You will need to have another mechanic to look at the vehicle and tell you what is wrong and what it will take to fix it, and how much it will cost. You then sue the first mechanic in small claims court for that amount and subpoena the mechanic you hired to review the car to got to court with you.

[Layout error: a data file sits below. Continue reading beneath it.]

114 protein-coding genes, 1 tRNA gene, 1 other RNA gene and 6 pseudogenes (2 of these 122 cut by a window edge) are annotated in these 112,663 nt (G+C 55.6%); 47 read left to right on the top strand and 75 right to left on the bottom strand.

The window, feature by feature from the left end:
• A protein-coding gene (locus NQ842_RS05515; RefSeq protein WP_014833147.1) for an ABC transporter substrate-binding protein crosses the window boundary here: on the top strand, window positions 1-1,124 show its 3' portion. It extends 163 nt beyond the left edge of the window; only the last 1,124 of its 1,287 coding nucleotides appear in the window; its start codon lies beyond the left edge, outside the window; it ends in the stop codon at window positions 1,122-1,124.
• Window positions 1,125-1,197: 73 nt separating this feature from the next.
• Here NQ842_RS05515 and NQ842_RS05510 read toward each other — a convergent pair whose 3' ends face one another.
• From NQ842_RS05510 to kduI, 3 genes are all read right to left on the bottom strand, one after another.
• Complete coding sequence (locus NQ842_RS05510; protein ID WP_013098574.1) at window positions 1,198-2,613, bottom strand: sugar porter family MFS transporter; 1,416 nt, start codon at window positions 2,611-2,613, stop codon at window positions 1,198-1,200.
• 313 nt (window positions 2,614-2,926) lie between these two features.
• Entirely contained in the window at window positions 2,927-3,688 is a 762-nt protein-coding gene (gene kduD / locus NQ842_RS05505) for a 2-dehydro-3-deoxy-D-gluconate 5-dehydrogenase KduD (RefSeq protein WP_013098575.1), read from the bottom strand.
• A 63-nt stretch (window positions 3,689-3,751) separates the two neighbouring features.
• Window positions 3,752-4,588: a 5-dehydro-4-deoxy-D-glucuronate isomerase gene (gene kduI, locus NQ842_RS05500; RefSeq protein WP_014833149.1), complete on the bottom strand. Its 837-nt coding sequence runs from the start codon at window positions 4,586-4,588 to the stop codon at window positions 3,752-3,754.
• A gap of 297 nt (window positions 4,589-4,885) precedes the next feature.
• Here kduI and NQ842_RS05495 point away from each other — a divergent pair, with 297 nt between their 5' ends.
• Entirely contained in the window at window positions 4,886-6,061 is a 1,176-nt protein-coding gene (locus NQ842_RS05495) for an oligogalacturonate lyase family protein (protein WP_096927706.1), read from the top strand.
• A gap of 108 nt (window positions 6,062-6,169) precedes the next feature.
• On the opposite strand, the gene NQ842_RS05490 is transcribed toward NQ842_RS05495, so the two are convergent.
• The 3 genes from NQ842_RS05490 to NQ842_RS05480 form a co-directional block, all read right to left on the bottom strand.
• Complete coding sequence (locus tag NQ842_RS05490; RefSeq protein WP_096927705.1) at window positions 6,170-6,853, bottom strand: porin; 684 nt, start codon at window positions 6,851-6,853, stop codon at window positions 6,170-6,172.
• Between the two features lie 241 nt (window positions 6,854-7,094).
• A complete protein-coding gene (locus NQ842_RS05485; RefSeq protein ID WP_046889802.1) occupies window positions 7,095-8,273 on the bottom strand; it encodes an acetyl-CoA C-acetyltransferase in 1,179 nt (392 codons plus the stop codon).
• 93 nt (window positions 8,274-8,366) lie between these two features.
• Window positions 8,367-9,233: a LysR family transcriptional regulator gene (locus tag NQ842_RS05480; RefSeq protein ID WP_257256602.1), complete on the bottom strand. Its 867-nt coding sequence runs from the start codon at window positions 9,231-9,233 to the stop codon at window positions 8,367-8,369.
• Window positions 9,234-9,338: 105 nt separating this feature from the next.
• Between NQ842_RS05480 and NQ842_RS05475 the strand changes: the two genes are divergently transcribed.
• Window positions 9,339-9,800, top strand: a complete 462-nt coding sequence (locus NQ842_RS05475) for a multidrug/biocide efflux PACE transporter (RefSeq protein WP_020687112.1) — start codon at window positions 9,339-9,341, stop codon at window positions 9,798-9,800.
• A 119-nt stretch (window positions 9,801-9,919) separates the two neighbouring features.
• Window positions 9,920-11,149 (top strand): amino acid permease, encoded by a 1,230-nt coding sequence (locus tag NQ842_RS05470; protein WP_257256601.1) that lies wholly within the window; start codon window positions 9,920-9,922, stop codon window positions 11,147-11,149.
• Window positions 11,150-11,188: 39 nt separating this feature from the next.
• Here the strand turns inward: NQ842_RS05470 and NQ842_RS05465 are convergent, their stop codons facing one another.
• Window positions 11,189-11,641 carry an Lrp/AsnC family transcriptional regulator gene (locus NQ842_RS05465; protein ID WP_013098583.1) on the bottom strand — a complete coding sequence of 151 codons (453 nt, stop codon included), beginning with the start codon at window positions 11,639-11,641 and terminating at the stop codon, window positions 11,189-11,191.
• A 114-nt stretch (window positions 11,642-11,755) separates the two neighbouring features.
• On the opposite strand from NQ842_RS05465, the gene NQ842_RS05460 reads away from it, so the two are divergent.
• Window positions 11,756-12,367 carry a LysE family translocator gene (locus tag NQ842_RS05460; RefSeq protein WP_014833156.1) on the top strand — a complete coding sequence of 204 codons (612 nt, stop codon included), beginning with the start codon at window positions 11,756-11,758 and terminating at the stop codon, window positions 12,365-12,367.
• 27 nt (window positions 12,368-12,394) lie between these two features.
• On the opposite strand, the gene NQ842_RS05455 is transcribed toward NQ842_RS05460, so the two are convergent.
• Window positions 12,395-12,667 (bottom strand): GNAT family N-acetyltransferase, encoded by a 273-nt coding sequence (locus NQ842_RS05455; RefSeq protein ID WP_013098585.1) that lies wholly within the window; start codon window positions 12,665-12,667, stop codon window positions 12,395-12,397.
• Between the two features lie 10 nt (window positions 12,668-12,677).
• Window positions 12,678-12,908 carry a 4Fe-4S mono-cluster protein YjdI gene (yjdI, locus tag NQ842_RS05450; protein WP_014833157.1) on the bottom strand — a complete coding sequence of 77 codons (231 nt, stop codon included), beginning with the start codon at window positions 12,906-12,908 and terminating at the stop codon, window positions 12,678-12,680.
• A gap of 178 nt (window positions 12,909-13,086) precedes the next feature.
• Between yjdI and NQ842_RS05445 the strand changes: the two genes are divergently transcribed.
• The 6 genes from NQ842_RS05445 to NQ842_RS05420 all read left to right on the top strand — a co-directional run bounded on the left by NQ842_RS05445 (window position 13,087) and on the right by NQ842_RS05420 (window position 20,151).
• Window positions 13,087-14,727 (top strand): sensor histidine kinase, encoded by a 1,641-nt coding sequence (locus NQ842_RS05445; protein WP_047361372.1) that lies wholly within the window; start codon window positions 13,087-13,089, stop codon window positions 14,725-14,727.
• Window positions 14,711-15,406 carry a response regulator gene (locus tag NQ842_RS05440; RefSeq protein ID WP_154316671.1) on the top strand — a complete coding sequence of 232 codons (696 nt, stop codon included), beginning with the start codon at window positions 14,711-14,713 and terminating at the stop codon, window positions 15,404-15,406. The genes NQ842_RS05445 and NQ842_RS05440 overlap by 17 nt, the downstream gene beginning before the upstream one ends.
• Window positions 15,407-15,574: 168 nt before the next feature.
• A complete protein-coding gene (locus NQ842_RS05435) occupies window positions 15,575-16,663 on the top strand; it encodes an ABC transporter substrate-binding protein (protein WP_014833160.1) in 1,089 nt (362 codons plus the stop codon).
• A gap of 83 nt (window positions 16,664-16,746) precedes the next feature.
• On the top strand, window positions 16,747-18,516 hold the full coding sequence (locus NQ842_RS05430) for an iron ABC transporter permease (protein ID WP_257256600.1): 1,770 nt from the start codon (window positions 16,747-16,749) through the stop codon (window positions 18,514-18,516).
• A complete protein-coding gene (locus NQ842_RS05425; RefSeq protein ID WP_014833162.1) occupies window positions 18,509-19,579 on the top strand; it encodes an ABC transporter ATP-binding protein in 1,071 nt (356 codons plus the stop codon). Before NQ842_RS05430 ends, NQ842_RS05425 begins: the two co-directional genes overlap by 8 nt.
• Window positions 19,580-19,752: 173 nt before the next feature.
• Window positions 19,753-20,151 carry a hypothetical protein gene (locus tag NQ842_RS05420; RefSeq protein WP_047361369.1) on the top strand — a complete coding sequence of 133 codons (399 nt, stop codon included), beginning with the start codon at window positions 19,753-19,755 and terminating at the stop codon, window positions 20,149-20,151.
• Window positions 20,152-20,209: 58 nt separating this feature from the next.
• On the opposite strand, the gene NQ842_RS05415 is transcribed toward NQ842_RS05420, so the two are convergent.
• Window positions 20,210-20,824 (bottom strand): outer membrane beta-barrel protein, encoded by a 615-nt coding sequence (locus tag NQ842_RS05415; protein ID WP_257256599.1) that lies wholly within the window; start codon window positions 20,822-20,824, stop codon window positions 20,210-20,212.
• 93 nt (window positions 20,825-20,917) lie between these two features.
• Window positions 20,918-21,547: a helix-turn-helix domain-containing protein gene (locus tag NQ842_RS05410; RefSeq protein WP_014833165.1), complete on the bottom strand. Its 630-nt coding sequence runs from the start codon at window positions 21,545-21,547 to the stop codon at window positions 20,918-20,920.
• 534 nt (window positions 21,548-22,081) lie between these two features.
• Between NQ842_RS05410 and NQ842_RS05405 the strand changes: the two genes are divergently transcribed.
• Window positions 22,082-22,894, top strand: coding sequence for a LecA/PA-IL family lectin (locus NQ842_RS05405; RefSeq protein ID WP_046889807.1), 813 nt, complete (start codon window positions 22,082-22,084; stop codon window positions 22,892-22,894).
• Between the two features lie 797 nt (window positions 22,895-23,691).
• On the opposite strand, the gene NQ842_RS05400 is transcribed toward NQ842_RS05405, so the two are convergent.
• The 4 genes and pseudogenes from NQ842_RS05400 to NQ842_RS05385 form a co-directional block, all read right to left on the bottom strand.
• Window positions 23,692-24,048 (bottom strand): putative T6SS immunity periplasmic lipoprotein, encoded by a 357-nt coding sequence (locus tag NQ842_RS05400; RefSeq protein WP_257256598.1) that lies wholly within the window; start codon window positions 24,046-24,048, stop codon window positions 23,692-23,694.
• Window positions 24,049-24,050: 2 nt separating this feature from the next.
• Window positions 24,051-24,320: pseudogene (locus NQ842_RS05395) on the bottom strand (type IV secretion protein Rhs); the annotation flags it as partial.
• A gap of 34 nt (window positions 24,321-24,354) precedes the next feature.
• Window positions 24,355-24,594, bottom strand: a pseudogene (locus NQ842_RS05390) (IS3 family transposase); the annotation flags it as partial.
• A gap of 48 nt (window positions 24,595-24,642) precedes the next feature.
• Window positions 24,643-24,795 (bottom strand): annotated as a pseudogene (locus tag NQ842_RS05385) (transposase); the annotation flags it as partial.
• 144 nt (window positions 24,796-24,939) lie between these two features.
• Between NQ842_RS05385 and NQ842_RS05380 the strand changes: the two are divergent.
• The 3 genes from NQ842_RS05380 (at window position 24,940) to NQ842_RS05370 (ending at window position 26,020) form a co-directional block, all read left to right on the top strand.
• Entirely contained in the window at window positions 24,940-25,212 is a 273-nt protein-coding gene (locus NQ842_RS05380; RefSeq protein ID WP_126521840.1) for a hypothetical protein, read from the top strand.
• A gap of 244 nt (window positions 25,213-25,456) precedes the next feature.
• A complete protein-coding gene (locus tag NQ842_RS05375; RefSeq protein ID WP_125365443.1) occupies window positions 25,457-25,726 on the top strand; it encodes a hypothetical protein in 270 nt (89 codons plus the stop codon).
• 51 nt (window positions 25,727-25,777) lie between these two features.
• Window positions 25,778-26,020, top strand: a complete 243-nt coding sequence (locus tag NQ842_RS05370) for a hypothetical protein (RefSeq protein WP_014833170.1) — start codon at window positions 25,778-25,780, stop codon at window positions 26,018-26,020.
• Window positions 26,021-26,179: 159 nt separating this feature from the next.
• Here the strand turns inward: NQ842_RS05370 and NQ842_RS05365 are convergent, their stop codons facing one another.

Mike is right about getting an estimate and then going after the first mechanic in court, perhaps small claims court if the repair cost is not too much. When you take a car to a repair shop for them to do any kind of work on your car, you have the right to expect the work will be done right. And unless they use special language to avoid giving you a warranty, in most states you automatically get a warranty that they are going to do the work in a "good workmanlike manner." That basically requires that they do the repair or service work right. If they don't, then you have a right to recover damages for what they do wrong or the damage they cause. But you have to be able to prove that the reason for your new problems is something that the repair shop did or did not do. In other words, you have to be able to show that it was fault of the repair shop. Once you have asked the first repair shop to fix it and they won’t do it under their own warranty, then you have the right to get it fixed somewhere else and then hold the first repair shop liable for the repair cost. If the cost is less than a thousand dollars or so, you may be able to sue the shop in your local small claims court without needing a lawyer. Doing the repair work badly may also violate other consumer protection laws in your state. Because the law is different in each state you need to talk to a local Consumer Law attorney to find out what your legal rights are for sure and get some advice on how to proceed in your local small claims court or see if you need an attorney. Call your local attorney's Bar Association and ask for a referral to a Consumer Law attorney near you or you can go to this web site page for a Free Online 50 State National List of Consumer Law Lawyers (http://www.ohiolemonlaw.com/ocll-site/ocll-locate_local.shtml) and find one near you (lawyers don’t pay to get listed here and most of them are members of the only national association for Consumer Law lawyers, NACA.net). But act quickly because for every legal right you have, there is only a limited amount of time to actually file a lawsuit in court or your rights expire (it's called the statute of limitations), so don't waste your time getting to a Consumer Law attorney and finding out what your rights are. If this answer was helpful, please check the box below.